I was blessed to have such wonderful people around me who guided me at each step.

Then came August 25, 2022. The play opened at the prestigious Prithvi Theatre in Mumbai. We had two houseful shows. It was my first play at Prithvi. It could not have been designed better. I have only gratitude for the people who made it possible.

Advertisement

The World that Remains

Patna has remained with me ever since I left it. I guess this is true for so many people who leave their homes in search of better places. I am still trying to understand why Patna features in all my stories. For some, it can be a simple answer. But for me, it is complex.
Patna is a world that has remained in my mind. When I say Patna, I do not mean geography. I mean a particular time period; I mean people; I mean emotion.

I do wonder what Narayan was creating when he made Malgudi the geographical location of his stories. The characters he wrote were universal. Yet he chose one specific geographical locale for the stories. As a writer, it fascinates me how being truthful is fundamental to writing fiction, which is essentially a series of lies. Somebody told me years ago to be truthful in writing. I am still processing that.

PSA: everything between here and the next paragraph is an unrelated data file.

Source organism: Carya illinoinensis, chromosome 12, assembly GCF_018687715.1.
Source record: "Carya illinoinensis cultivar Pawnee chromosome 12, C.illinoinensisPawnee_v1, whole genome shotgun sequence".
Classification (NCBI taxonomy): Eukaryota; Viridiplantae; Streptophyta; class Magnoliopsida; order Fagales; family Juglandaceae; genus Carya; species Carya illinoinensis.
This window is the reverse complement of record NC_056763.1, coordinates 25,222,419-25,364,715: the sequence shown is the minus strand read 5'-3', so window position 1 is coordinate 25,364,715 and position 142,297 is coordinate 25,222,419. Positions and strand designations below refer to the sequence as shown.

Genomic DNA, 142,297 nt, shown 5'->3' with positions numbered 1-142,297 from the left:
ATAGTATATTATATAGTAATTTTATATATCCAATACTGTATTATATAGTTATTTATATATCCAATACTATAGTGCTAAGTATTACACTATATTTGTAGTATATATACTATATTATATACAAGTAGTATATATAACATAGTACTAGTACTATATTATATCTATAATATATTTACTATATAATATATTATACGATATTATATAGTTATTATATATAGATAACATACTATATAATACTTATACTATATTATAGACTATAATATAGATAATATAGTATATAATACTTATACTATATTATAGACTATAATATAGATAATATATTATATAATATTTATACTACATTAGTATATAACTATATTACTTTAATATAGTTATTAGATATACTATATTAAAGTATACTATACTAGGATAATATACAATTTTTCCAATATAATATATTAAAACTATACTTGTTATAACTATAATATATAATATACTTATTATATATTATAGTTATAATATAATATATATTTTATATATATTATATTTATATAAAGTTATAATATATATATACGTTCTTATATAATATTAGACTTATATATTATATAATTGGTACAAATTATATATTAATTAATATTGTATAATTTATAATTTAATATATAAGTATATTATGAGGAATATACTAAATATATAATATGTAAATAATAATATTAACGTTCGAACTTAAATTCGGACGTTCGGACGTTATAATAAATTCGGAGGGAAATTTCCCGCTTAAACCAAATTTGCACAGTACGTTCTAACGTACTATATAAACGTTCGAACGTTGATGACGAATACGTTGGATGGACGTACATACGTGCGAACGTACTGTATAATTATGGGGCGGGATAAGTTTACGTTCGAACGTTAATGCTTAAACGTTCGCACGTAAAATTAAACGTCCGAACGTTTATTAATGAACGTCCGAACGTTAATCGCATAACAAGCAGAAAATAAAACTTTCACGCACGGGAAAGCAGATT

Advertisement

Narayan was truthful. Despite his geography being limited to Malgudi, he wrote characters who were timeless and much beyond the narrow lanes of the imaginary village where the stories unfolded. In fiction, it seems to me, words are the least important. It is essentially a transaction of empathy. That’s what I have understood as a student of literature while reading my favourite writers.

I can be wrong. I have allowed myself to be wrong.

While creating this play, I came a bit closer home. Patna became something I can now see on stage.

(This appeared in the print edition as "A Patna Of The Mind")

Advertisement

Nihal Parashar is a writer and actor based in Mumbai

Advertisement

Advertisement

Advertisement

Advertisement

Advertisement

Advertisement